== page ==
Kramer described a time when he was in his pits, waiting to make a run recently. He told the NHRA, “Well, Jason walked over here, put a tune up in the car and walked away. That’s exactly how it went.”
It has gone pretty well during the young 2018 campaign. Kramer is second in points, behind Line, as the NHRA teams head for Gainesville this week. Butner sits fourth and Anderson is seventh.

The decision to add horses to the stable wasn’t taken lightly. The team was forced to add personnel, which was expensive, and the decision meant putting cars on the racetrack capable of beating either Anderson or Line or both. But the gains to be made and the fierce nature of the competition, Anderson said, helped make the decision to expand the team. KB Racing is not the only Pro Stock team with multiple entries. Elite Motorsports, for example, with former Pro Stock champs Erica Enders and Jeg Coughlin driving the primary cars, also have technical alliances with other teams in the paddock. The alliances in Pro Stock follow in the wake of the mega-teams in the NHRA’s nitro classes, Don Schumacher Racing and John Force Racing.

Still, with all of that understood, why do it? Why change a template that was working and generate an exponentially greater workload?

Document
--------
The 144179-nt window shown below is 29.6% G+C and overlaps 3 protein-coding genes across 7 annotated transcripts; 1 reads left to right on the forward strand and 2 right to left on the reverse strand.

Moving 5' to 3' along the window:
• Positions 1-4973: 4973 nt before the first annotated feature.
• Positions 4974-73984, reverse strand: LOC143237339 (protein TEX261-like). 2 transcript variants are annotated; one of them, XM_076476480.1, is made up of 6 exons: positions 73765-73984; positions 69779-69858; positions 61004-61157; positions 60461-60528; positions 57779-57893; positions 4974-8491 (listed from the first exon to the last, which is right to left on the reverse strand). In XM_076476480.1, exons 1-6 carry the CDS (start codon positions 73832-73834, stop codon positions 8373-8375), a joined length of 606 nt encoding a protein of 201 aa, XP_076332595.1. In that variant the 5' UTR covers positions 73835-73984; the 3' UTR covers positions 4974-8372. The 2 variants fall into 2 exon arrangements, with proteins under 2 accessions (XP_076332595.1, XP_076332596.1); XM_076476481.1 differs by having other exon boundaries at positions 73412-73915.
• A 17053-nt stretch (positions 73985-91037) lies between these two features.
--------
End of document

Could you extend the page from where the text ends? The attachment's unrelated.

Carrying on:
“It’s a two-fold answer,” Anderson said. “Obviously, there is the financial side of it. It’s more expensive every year to run any race car, not to mention getting the trucks and trailers up and down the road. Plus, having the supplemental income from our rental customers allows us to devote resources to R&D, just like we have in the past, and that’s an important part of our program. Without rentals, that would be severely restricted. The financial end of it is just one part, though – the other side is that the class needs it. We need to have that car count, and just like in all other forms of motorsports and pro classes in drag racing, that has been a struggle. It’s become tougher over the years for the racer to survive in this business, and we’re trying to help with that. We want to make sure our sport stays strong and the class continues. KB Racing, with the support of the great folks at Summit Racing, has proved that you can rent top-shelf equipment capable of winning races and championships and you couldn’t say that 10 years ago. We hope that makes it more appealing to people who haven’t raced before. We want to grow and maintain the class for the future.”